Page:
h. i. i.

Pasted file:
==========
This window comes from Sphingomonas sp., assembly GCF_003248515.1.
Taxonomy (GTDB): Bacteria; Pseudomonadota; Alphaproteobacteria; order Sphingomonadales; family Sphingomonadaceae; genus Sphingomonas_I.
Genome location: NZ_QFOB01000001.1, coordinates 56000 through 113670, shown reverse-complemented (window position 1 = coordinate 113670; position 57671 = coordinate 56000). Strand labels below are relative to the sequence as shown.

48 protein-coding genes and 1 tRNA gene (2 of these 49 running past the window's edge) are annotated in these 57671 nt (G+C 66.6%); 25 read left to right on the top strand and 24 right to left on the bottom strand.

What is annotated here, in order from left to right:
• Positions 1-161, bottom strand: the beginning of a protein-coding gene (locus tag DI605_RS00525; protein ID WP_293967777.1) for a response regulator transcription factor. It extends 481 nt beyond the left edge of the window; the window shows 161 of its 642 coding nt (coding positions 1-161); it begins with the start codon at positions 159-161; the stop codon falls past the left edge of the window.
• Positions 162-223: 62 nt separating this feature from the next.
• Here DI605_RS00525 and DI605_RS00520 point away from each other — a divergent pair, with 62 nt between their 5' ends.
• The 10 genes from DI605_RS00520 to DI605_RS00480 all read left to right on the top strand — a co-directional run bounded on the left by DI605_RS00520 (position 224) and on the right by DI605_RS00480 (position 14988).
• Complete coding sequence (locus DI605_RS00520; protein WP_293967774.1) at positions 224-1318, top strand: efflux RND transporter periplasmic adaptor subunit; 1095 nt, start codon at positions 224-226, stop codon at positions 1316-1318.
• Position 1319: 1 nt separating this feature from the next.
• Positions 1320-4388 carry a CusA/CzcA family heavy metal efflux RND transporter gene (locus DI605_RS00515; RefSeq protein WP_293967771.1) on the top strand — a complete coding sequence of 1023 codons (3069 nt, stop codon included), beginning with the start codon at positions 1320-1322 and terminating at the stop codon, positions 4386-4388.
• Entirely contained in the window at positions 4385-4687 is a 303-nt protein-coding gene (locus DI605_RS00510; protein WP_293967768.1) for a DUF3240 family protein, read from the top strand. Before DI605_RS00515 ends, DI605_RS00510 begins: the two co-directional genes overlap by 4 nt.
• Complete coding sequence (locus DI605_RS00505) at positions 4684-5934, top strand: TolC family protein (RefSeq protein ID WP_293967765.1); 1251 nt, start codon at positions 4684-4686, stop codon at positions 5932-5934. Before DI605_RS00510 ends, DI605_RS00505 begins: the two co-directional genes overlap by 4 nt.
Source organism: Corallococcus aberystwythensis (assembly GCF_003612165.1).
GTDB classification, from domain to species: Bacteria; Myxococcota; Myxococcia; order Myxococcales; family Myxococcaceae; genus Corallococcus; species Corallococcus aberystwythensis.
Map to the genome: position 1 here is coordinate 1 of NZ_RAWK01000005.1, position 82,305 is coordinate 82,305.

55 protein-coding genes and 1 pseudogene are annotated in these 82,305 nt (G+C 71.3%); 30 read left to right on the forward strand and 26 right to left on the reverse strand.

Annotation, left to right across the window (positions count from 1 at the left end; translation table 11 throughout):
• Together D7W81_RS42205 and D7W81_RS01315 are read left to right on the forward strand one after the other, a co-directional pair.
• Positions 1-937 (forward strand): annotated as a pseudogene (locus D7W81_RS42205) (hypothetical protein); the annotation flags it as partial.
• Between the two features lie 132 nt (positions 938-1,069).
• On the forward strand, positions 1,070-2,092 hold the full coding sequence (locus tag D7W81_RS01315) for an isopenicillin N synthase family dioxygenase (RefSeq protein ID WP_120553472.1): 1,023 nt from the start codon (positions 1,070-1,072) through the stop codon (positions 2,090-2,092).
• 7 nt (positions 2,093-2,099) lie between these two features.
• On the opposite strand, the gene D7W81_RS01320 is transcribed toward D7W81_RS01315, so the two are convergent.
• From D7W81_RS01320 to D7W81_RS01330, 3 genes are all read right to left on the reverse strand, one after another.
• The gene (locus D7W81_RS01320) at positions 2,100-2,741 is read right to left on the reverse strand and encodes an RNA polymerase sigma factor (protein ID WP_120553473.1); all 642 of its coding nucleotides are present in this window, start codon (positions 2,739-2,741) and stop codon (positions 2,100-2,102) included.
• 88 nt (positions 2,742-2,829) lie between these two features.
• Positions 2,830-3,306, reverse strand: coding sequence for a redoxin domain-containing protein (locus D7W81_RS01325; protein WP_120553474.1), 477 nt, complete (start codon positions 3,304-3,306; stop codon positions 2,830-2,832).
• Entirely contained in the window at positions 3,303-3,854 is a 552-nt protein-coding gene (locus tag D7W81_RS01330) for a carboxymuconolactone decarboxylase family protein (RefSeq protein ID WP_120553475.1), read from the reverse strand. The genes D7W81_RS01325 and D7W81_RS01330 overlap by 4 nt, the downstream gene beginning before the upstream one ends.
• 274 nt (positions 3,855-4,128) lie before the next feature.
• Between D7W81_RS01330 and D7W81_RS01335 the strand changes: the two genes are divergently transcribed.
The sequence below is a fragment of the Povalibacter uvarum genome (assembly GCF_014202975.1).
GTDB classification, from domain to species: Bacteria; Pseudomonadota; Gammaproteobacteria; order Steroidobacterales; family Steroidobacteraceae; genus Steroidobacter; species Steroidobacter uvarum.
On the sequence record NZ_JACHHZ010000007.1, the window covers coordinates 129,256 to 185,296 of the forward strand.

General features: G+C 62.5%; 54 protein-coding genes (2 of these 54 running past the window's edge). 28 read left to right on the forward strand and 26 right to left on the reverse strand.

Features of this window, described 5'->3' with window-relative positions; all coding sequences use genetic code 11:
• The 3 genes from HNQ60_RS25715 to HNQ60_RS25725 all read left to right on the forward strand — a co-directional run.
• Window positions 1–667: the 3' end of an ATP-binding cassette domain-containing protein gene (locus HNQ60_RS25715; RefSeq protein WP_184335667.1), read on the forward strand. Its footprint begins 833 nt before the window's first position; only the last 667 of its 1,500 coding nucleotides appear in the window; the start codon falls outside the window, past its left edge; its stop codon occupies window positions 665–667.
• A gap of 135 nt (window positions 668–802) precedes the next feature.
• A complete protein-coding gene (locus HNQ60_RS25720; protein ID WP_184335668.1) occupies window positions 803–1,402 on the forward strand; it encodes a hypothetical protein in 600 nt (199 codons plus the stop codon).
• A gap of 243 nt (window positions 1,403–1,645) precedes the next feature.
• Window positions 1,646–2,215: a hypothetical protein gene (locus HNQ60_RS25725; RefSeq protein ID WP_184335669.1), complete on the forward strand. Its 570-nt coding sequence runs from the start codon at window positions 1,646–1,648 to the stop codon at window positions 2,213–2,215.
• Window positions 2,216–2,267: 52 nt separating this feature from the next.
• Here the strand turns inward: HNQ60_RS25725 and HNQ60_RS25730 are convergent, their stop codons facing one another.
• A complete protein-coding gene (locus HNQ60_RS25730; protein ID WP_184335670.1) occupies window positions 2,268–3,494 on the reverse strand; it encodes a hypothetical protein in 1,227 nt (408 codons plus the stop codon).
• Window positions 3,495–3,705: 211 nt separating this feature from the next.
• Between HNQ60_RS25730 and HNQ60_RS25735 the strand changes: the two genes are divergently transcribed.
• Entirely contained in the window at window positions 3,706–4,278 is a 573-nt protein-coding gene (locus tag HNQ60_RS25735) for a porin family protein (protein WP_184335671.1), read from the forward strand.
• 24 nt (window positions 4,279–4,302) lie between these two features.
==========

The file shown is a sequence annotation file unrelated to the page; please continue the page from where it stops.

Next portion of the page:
Conditions Conditions and the Duty to Continue Performance The Rule of Conditions does Two Things: ii. (1) Gives you the right to sue for breach AND iii. (2) Calls off their ability to sue you for breach. iv. Nichols v. Raynbred: (dependency of mutual promises) agreed to deliver a cow to and promised to give 50 shillings. didnt aver the delivery of the cow, but sought instead to recover the 50 shillings. Tr. Ct. ruled that b/c a promise was given for a promise didnt need to plead that he had in fact delivered the cow. Since he didnt say he was going to deliver the cow, he could maintain an action for the $50 shillings. The promises are independent. v. A party who accepts a promise for a promise may recover w/o pleading his own performance. Today cts would imply a constructive condition that must perform his promise before seeking recovery on s return promise. vi. Common Law: At common law, promises were not viewed as dependent. Ordinarily, your obligation to perform is contingent upon my performance. If I do not mow your lawn, you do not have to pay me. Lord Mansfield established this idea in Kingston, after it was gotten wrong in Nichols. vii. Kingston v. Preston: (dependent covenants) brought a cause of action for debt for nonperformance, claiming that he had begun performance and was willing to continue to perform but refused to perform. would work for for 1- years, as a servant and then upon s presenting good security, would transfer his business and stock in trade to at a fair valuation. refused to perform the transfer stating didnt offer sufficient security. Issue- Is the presenting of good security a condition precedent to s obligation to perform? Yes, Judgment for . Before delivering the business to , was to show good security for the payment of the money to be received by . Since failed to give good security, had no obligation to perform. viii. The Kingston court delineated 3 types of covenants: A. (1) Mutual and Independent- Either party may recover damages from the other in the event of breach by the other, and an alleged breach by one party is no excuse to the other party. B. (2) Conditional and dependent- Performance of one party depends on the prior performance of the other, and until the prior condition is performed, the other party will not be held to performance of his covenant. C. (3) Simultaneous- If one party tenders and the other party refuses to perform, the first party has an action for default against the refusing party. ix. The Modern View- Each partys performance is deemed an implied-in-law condition to the others obligation to perform. Thus, neither partys duty to perform arises until the other has performed or tendered performance. A. Exp. B is under no duty to pay if S hasnt delivered; and S is likewise under no duty to deliver the car if B hasnt paid. x. Price v. Van Lint: (speculative timing of performance) agreed to loan 1500 by Feb 1, 1940 for construction of a building. In order to secure a loan, had to get a mortgage on the property. Both parties were aware that had to purchase the land from the owner in Amsterdam for to get a mortgage thus delays were inevitable. had difficulty raising funds sufficient to cover the loan by 02/02/40 and informed the suppliers who had already supplied materials to that would be unable to supply the loan. suffered 2.5-month delay in the completion of the building as a result. sued for damages. claimed that s inability to tender the mortgage on the date the loan was to be made excused him for counter-performance. Tr.Ct ruled that the promises were independent and found for . appeals but judgment is affirmed. b/c and knew at the time of contract that might not be able to tender a mortgage on the loan date thus the promises are independent. xi. Whether these promises are independent or not depends on what the parties WANTED! A. When a contract contains mutual promises and at the time for performance for one party is to arrive before performance by the other, the promises are independent. Therefore s failure to tender a mortgage on the date of the loan didnt preclude from recovery for breach of the promise made to him.